The peloton’s chase was timed to perfection and it caught the leaders on lap 20.

Some riders made attempts to upset the apple cart, such as the move that Froome reeled in and another bid by Dane Lars Bak (Lotto-Soudal). But it was for nought on a course so flat and so fast.


Top 10 Finishers Men’s Race

1 Sam Bennett (Irl) Bora-Hansgrohe 2:21:39
2 Danny Van Poppel (Ned) Team Sky
3 Scott Sunderland (Aus) IsoWhey Sports SwissWellness
4 Edward Theuns (Bel) Trek-Segafredo
5 Caleb Ewan (Aus) Orica-Scott
6 Tyler Farrar (USA) Dimension Data
7 Nikias Arndt (Ger) Team Sunweb
8 Tom Van Asbroeck (Bel) Cannondale-Drapac
9 Matteo Montaguti (Ita) AG2r La Mondiale
10 Travis Mccabe (USA) UnitedHealthcare Professional Cycling Team


Dutch rider Kirsten Wild pipped Australian Chloe Hosking in a photo finish to win the 63.6km Towards Zero Race Melbourne event over 12 laps of the 5.3km Albert Park circuit.

Third from the 84 finishers was German Lisa Brennauer of German Canyon-SRAM Racing.

For Wild, of the US Cylance Pro Cycling team, it was her third win in Australia this year. She won stages 2 and 4 and placed third overall in the Santos Women’s Tour in South Australia.

But the 34 year-old 2016 UCI Road World Championship silver medallist had to throw everything into her final burst to beat Hosking who was on her left in the photo-finish.

Wild also knew Hosking, 26 and of the Italian Alè Cipollini team, had strong form. At the Santos Women’s Tour, she won stage three and finished first in the points classification.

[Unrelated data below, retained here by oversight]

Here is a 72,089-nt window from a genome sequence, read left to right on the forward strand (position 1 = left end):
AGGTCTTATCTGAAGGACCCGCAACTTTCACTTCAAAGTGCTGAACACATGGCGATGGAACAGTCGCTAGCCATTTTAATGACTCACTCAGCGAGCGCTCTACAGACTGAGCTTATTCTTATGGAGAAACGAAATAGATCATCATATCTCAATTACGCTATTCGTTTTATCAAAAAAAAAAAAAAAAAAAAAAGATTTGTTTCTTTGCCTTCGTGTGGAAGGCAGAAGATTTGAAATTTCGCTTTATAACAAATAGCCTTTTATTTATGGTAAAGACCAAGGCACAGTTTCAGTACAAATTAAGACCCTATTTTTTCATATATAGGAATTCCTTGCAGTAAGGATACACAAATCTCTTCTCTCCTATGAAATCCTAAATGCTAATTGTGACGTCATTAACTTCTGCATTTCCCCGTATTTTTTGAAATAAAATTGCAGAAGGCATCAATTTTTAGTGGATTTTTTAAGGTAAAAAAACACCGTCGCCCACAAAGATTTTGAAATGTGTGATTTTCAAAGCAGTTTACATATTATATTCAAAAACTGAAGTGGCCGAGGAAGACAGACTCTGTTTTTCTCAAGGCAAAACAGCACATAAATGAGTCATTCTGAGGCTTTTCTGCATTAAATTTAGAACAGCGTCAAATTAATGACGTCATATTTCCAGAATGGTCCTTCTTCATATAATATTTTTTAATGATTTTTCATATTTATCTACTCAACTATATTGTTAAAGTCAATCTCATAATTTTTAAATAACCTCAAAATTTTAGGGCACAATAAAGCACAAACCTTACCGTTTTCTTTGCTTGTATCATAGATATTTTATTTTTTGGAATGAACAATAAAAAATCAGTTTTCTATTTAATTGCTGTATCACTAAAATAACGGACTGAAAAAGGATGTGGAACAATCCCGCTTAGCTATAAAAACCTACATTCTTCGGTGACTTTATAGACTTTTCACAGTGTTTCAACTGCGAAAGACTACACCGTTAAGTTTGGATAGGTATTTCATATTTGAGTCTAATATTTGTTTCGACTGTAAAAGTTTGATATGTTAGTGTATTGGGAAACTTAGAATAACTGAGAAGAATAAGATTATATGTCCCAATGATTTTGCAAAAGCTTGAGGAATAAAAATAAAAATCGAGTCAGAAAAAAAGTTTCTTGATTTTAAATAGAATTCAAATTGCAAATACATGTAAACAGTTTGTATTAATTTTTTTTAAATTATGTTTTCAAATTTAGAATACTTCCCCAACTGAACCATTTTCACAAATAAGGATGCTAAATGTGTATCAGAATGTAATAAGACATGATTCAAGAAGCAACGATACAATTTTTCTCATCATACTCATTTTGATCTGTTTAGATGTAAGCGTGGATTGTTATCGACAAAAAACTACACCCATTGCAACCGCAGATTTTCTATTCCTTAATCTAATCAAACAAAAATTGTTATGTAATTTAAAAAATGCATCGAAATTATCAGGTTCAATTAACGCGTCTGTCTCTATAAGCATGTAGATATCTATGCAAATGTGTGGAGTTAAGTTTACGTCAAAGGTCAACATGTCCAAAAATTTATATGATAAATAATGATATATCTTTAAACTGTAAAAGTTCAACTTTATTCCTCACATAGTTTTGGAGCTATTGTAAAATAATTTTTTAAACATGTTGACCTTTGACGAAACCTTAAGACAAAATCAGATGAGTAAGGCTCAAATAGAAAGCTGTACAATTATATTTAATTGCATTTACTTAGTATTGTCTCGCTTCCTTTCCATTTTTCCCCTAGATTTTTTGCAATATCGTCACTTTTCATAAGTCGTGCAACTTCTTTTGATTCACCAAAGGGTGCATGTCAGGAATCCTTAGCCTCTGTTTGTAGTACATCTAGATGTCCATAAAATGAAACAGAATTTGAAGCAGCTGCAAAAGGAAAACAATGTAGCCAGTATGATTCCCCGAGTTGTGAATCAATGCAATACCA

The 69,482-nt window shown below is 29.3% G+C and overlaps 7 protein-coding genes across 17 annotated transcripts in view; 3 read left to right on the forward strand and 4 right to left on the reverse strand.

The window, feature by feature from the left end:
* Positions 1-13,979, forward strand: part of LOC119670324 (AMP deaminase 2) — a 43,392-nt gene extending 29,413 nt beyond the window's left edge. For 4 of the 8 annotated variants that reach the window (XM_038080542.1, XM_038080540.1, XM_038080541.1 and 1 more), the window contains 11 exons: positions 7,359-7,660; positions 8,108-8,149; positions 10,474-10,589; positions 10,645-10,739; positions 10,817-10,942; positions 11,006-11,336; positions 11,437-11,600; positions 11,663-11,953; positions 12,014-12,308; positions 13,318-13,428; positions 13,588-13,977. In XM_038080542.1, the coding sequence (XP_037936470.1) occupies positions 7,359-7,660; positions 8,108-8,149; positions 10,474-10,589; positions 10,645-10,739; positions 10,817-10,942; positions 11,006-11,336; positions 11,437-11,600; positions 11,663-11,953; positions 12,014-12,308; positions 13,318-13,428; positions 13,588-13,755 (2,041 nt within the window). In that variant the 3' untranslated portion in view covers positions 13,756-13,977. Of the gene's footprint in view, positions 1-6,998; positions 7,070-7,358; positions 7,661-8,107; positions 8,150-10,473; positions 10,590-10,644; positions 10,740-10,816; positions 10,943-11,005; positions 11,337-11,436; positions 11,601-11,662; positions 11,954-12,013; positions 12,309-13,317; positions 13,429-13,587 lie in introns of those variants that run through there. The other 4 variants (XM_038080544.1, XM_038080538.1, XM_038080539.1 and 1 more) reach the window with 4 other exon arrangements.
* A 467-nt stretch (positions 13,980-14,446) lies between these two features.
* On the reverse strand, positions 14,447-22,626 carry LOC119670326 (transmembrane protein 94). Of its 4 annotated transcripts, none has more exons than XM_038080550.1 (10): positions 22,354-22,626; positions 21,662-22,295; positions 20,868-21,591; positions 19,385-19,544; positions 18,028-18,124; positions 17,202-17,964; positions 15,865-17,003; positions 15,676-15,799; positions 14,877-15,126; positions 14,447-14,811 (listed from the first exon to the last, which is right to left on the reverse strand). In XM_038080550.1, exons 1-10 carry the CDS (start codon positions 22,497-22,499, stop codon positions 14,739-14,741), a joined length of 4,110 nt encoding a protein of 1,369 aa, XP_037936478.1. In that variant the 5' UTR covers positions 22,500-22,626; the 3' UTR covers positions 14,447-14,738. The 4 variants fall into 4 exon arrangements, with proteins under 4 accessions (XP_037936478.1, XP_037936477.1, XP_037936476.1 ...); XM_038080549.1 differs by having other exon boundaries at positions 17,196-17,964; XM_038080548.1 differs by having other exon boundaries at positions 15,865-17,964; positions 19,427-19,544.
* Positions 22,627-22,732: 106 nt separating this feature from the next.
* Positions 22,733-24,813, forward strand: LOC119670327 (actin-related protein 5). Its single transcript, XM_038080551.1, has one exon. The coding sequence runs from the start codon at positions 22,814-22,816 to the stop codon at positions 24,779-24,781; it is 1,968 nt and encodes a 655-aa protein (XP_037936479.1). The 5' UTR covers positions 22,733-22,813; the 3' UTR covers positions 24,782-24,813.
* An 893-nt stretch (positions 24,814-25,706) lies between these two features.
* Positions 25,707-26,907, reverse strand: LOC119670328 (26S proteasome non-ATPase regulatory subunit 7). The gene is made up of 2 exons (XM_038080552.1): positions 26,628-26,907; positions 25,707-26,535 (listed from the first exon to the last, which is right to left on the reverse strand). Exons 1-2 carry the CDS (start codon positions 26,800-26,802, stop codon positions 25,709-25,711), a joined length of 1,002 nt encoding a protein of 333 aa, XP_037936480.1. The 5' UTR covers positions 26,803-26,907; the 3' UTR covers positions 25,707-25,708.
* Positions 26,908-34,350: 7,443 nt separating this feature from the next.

“I pushed my wheel to the front, I was hoping for the photo finish,” Wild said after. “It turned out to be with me. We directly looked at each other, ‘Is it you? Is it me?’ We both didn’t know. I have been practicing [her wheel throw] for a few years … today it worked.”

Thursday’s Towards Zero Race Melbourne race that saw 85 riders finish, was set for a bunch sprint finish by the 10th lap of the circuit when the last break was reeled in by the peloton.

The early protagonist was the American UnitedHealthCare team that forced the pace during lap 3 and throughout the race had riders in various breaks.

The first break on lap 4 was Australian Tiffany Cromwell (Canyon-SRAM Racing), American Ruth Winder (UnitedHealthCare) and Denmark’s Julie Leth (Wiggle High5).

But they were caught just before the first of two intermediate sprints on that same lap.

In that first intermediate sprint Great Britain’s Grace Garner (Wiggle High5) beat Australian Katrin Garfoot (ORICA-SCOTT) and Italian Barbara Guarischi (Canyon-SRAM Racing).

More breaks went after that sprint, but all were to no avail as the second intermediate sprint neared on lap 7. In that Winder won from Garfoot and Garner whose third place in it after winning the first sprint secured her the sprint competition.

The attacks still came, the first by Belgian Ann-Sophie Duyck (Drops), a three times national time trial champion. She stayed away into lap 9 where Great Britain’s Emma Pooley (Holden) caught her. But the peloton again reeled them, as it did every move to ensure a bunch sprint which was almost certain going into a headwind over the last three kilometers.


Top 10 Finishers Women’s Race 

1 Kirsten Wild (Ned) Cylance Pro Cycling 1:28:06
2 Chloe Hosking (Aus) Alé Cipollini
3 Lisa Brennauer (Ger) Canyon-SRAM Racing
4 Annette Edmondson (Aus) Wiggle High5
5 Gracie Elvin (Aus) Orica Scott Women
6 Peta Mullens (Aus) Hagens Berman / Supermint
7 Rachele Barbieri (Ita) Cylance Pro Cycling
8 Anna Trevisi (Ita) Alé Cipollini
9 Ruth Winder (USA) UnitedHealthcare Pro Cycling
10 Gretchen Stumhofer (USA) Sho-Air Twenty20